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Introduction to Evolutionary Computing

  • Textbook
  • © 2015
  • Latest edition


  • New edition of well-established undergraduate textbook revised to offer an integrated view on evolution-based problem-solving algorithms
  • Includes a new chapter on evolutionary robotics
  • Combines chapters on parameter tuning and control with "how-to" chapters in a new book part dedicated to methodology
  • Includes supplementary material:

Part of the book series: Natural Computing Series (NCS)

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About this book

The overall structure of this new edition is three-tier: Part I presents the basics, Part II is concerned with methodological issues, and Part III discusses advanced topics. In the second edition the authors have reorganized the material to focus on problems, how to represent them, and then how to choose and design algorithms for different representations. They also added a chapter on problems, reflecting the overall book focus on problem-solvers, a chapter on parameter tuning, which they combined with the parameter control and "how-to" chapters into a methodological part, and finally a chapter on evolutionary robotics with an outlook on possible exciting developments in this field.

The book is suitable for undergraduate and graduate courses in artificial intelligence and computational intelligence, and for self-study by practitioners and researchers engaged with all aspects of bioinspired design and optimization.

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Table of contents (17 chapters)

  1. The Basics

  2. Methodological Issues

  3. Advanced Topics


“This book aims to give a thorough introduction to evolutionary computing, covering techniques and methodological issues. … the book does a good job of giving a general overview of the field. It assumes very little initial knowledge and the breath of its coverage is very impressive. … the supporting website does contain suggested further reading for each of the chapters.” (Barry Wilkes, bcs The Chartered Institute for IT,, May, 2016)

“This second edition of the book under review is very timely and corresponds to Evolutionary Computation (EC)’s status as an established methodology. … The chapter subdivision into different algorithms used in the first edition … has been replaced by a more suitable student/researcher-oriented approach; this is also supported by the website, which contains a trove of exercises, slides and extra bibliographic references.” (Anna I. Esparcia-Alcázar, Mathematical Reviews, May, 2016)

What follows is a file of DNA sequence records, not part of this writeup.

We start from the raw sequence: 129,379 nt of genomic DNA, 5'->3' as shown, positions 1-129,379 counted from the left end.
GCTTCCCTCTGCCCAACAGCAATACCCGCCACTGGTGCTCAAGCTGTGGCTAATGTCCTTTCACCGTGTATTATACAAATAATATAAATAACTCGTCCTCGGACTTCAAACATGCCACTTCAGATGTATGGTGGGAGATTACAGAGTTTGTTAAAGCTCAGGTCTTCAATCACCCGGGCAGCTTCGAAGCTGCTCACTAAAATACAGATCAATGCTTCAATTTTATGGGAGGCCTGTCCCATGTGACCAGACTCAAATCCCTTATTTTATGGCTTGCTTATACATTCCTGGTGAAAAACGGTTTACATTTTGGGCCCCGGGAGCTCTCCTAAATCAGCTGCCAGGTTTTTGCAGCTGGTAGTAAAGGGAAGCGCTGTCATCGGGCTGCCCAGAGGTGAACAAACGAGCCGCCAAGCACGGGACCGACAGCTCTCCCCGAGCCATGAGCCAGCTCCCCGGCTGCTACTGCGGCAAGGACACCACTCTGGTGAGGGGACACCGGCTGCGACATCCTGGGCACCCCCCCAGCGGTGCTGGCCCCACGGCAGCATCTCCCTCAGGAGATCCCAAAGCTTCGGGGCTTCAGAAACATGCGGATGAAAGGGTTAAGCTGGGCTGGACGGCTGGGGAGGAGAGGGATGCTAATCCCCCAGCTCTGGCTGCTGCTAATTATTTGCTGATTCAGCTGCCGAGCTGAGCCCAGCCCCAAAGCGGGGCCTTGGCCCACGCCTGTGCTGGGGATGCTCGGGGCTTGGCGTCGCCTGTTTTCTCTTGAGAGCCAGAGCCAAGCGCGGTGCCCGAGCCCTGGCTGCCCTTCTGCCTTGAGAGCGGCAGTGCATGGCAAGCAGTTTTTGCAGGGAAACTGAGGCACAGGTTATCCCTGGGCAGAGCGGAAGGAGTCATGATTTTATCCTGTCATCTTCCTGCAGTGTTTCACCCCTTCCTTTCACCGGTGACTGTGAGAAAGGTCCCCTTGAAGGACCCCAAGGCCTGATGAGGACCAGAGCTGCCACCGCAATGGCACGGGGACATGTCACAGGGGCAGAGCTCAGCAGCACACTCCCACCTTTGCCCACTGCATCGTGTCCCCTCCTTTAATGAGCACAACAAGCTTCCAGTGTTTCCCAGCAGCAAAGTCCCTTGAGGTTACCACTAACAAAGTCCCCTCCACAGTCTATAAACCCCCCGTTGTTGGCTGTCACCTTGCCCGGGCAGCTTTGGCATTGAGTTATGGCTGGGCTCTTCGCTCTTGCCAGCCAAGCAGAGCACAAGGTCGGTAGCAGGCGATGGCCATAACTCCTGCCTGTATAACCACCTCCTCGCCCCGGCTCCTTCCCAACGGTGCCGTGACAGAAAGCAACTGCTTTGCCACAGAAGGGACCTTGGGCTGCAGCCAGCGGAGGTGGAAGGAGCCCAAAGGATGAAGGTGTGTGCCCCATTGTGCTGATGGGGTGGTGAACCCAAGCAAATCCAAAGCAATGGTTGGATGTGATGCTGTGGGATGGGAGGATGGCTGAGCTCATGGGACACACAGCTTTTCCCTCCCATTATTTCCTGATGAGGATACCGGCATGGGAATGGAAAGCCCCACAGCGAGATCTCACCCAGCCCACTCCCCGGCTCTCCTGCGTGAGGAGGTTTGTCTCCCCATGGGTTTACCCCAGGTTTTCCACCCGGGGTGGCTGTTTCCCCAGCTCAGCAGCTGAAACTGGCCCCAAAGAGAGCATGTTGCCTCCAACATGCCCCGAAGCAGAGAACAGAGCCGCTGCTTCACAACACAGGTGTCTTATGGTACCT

“Introduction to Evolutionary Computing is an excellent and readable text that should find a place on the bookshelf of anyone who researches and/or teaches in this domain. Suitable for a graduate course or upper-level undergraduate course in Evolutionary Computing, it is also a superior and well-organized reference book. … papers and presentations cited in the text provide a marvelous literature review. … The clarity of exposition and detail are excellent … .” (Jeffrey L. Popyack, Genetic Programming and Evolvable Machines, Vol. 17 (2), 2016)

Authors and Affiliations

  • Dept. of Computer Science, VU University Amsterdam, Amsterdam, The Netherlands

    A.E. Eiben

  • Department of Computer Science and Creative Technologies, The University of the West of England, Bristol, United Kingdom

    J.E. Smith

About the authors

Prof. Gusz Eiben received his Ph.D. in Computer Science in 1991. He was among the pioneers of evolutionary computing research in Europe, and served in key roles in steering committees, program committees and editorial boards for all the major related events and publications. His main research areas focused on multiparent recombination, constraint satisfaction, and self-calibrating evolutionary algorithms; he is now researching broader aspects of embodied intelligence and evolutionary robotics.

Prof. James E. Smith received his Ph.D. in Computer Science in 1998. He is an associate professor of Interactive Artificial Intelligence and Head of the Artificial Intelligence Research Group in the Dept. of Computer Science and Creative Technologies of The University of the West of England, Bristol. His work has combined theoretical modelling with empirical studies in a number of areas, especially concerning self-adaptive and hybrid systems that "learn how to learn". His current research interests include optimization; machine learning and classification; memetic algorithms; statistical disclosure control; VLSI design verification; adaptive image segmentation and classification and computer vision systems for production quality control; and bioinformatics problems such as protein structure prediction and protein structure comparison.

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